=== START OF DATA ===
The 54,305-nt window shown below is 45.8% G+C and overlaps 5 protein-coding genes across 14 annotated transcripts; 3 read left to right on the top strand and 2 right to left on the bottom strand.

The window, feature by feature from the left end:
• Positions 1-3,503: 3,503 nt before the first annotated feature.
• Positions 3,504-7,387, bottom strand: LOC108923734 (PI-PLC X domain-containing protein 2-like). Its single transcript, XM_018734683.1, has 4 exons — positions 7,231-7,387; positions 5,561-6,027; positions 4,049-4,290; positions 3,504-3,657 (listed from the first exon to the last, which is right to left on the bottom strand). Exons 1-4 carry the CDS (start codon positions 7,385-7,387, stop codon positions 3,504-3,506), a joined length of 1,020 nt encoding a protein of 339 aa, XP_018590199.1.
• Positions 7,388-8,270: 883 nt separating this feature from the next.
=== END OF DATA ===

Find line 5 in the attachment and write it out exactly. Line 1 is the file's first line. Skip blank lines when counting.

• Positions 7,388-8,270: 883 nt separating this feature from the next.